In April 2018, IR took two more game changing decisions to allow handling of automobile from all container terminals and to allow loading automobile and auto spares in privately owned wagons in different directions for optimal utilisation of stock.
With Government of India’s focus on promoting alternative means of transportation to reduce carbon footprint, the demand of transporting vehicles through rail mode is increasing. To tap this potential market, Adani Logistics Ltd (ALL) and NYK Auto Logistics India Pvt Ltd (NALI) last month agreed to form a joint venture which will specialise in transportation of finished vehicles using automobile freight trains.
It is expected that finished vehicles distribution through rail mode will grow faster than the industry’s growth rate and the ALL-NALI JV aims to ride on this growth wave. Accordingly, the JV plans to commence operation with 6 automobile freight trains and aims to increase it to 25 trains in three years.
"ALL’s strength lies in rail operations and having a network of multi-modal Logistics Parks, while working closely with APSEZ having a pan India port footprint. This formidable association combines the strengths of individual parent companies, putting the JV in a very unique position, utilising these readily available assets and expertise, to deliver an end-to-end value driven, asset and service based, supply chain solutions, to the automobile industry in India. This new JV marks yet another milestone in our strategic efforts to explore opportunities in rail transportation by auto wagons in designated territory in India," said Karan Adani, CEO, Adani Ports & SEZ Ltd - the parent company of ALL, in a press release.
With rising global oil prices putting pressure on the road transport sector, industry experts believe movement of finished vehicles via railways to rise in the coming years.
A few years back, warehouses were mostly managed by unorganised players. However, in recent times, warehousing sector has witnessed almost a revolution with go-downs upgrading into large-scale distribution centres and deploying advanced technologies and modern automation. “Many progressive warehouses at the moment are installing AI-driven autonomous robots which reduce their order fulfilment and inventory replenishment time. These unique solutions cater to various in-house operations such as inventory storage (put away), replenishment, picking and combining orders. Hence, they play a major role in enhancing business agility and growth as well as eliminating complexity,” says Vivekanand, Country Manager, India and SAARC, GreyOrange, which manufactures advanced robotics systems for automation in warehouses.
To tap the thriving automotive industry, GreyOrange plans to supply robots for manning warehouses of auto component manufacturers. “The Butler goods-to-person robotics system is well suited for automotive components as there are numerous SKUs for automotive use and these components have very diverse product attributes; some are lower value and are fast moving components, and some are very high value and may be slower moving. The way the Butler system fulfills and consolidates each order results in higher efficiency and accuracy. Among the sites we are currently deploying, one of them will be used for distribution of automotive components,” informs Vivekanand.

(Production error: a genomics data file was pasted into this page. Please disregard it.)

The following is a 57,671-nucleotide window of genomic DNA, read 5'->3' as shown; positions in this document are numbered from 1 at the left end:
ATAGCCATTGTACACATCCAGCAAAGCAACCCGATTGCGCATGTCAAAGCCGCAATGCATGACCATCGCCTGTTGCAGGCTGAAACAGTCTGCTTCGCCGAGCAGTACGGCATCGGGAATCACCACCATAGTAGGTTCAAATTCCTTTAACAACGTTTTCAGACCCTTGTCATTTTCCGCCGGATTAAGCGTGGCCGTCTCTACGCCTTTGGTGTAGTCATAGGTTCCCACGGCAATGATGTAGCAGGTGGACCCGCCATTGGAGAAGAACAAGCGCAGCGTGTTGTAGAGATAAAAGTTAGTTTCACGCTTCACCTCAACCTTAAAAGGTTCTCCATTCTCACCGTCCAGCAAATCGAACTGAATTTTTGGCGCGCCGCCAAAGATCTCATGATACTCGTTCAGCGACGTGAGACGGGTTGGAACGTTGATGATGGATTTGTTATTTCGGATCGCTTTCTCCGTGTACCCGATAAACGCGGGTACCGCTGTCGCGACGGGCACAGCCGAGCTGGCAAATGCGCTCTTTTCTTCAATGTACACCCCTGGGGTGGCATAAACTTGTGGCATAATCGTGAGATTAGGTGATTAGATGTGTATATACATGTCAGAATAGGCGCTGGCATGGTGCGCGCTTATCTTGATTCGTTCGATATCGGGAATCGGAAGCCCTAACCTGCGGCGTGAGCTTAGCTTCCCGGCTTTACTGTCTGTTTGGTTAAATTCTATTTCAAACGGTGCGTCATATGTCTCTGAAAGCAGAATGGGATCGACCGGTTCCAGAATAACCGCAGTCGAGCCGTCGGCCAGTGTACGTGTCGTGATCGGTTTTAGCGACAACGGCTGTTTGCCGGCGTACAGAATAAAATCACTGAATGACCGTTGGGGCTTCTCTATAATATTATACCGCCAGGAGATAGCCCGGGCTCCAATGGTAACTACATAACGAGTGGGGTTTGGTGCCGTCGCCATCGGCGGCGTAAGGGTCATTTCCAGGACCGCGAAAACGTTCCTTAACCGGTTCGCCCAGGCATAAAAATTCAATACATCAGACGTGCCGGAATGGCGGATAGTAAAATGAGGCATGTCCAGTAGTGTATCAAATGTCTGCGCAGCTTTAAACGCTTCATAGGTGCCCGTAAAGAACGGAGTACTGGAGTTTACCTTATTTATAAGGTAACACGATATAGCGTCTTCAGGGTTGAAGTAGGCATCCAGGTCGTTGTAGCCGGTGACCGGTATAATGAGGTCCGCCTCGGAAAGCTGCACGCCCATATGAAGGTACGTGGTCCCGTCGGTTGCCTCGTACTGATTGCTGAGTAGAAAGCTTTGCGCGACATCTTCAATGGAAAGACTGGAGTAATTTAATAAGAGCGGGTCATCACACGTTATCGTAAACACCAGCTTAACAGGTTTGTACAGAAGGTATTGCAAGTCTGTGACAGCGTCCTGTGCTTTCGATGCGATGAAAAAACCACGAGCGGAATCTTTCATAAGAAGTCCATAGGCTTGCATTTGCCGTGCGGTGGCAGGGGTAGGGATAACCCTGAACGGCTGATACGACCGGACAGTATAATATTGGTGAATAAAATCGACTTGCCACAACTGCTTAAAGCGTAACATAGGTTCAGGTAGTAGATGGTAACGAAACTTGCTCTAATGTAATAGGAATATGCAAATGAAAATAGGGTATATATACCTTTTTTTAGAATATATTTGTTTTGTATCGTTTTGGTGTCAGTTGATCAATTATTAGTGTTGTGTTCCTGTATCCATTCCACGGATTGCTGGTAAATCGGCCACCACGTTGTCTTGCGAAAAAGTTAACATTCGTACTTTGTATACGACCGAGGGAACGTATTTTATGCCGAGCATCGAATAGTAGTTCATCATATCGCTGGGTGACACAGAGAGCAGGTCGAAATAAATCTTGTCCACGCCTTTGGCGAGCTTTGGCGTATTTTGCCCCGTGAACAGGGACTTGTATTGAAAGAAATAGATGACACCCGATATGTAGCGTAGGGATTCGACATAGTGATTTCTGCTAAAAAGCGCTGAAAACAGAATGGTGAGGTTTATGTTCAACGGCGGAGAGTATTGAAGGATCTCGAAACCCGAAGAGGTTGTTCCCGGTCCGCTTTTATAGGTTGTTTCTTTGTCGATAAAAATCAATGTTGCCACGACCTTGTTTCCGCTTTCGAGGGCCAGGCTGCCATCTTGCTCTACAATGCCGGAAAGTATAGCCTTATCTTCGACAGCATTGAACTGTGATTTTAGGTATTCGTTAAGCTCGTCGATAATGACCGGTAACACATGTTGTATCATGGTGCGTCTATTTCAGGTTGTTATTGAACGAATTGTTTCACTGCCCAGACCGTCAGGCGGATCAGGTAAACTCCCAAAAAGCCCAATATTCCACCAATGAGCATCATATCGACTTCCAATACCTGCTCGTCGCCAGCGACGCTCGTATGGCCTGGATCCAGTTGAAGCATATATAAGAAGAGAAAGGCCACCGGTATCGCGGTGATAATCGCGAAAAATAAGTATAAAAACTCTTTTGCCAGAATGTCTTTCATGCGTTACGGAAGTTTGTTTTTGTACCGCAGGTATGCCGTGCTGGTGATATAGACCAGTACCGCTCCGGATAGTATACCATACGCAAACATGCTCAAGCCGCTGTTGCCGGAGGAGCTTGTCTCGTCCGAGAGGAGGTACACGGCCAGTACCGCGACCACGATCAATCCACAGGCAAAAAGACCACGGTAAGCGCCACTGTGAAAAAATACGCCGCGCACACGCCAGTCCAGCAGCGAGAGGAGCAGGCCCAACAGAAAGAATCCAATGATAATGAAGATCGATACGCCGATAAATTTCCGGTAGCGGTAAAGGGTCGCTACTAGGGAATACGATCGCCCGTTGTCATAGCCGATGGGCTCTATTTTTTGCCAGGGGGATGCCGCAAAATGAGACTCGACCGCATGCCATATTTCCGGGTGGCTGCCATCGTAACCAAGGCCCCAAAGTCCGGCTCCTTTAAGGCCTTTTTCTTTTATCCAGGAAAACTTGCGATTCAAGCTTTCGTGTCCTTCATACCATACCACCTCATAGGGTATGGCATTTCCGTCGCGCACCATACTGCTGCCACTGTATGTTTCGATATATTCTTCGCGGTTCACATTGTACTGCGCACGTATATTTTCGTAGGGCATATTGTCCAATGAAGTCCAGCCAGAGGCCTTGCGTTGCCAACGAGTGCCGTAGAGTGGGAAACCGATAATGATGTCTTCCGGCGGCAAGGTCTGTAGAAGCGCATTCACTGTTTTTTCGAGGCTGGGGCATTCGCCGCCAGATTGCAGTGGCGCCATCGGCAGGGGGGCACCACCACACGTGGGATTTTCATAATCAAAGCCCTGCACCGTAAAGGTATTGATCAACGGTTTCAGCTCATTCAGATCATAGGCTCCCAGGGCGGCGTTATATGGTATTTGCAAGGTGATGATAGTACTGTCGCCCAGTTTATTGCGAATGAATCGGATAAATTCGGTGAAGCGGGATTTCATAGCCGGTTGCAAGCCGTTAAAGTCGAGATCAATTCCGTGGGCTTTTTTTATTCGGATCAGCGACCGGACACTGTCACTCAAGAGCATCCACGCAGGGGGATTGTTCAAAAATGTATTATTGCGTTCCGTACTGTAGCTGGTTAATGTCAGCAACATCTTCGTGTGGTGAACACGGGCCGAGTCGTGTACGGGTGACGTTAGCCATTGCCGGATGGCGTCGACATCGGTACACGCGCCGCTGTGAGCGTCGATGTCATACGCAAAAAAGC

Through smart integration of technology and right strategy, auto OEMs and auto component makers can increase their efficiency and make their logistics processes more effective.
Slow adoption of new technologies has been another big constraint. Awareness about the economic benefits of using digital technology is low and collaboration among stakeholders far from satisfactory. As a result, the logistics ecosystem is fraught with operational inefficiencies and poor asset utilisation.
Rajeev Singh opines, “An expanding digital consumer base, coupled with inadequate and ill-planned infrastructure facilities, has left India trapped between growing demand for logistics services on the one end and a fragmented logistics services market on the other. Already some experiments are being made for adopting digital technologies in the country. But given the potential for significantly higher value to be created for the Indian economy, the sector cannot benefit much until a concentrated and collaborative effort is made by each stakeholder, including infrastructure providers, terminal operators, logistics service providers and technology companies.”
The new load carrying norms announced very recently will cut freight costs and fasten movement of goods on highways. Logistics and transport sectors will gain from the new norms through quicker supply chains.The changing landscape of automotive logistics
Many progressive warehouses at the moment are installing AI-driven autonomous robots which reduce their order fulfilment and inventory replenishment time. These robots play a major role in enhancing business agility and growth as well as eliminating complexity.
The topography (of North East region) inhibits development of a robust rail network thus necessitating use of road transport – yet another reason for a booming auto trade.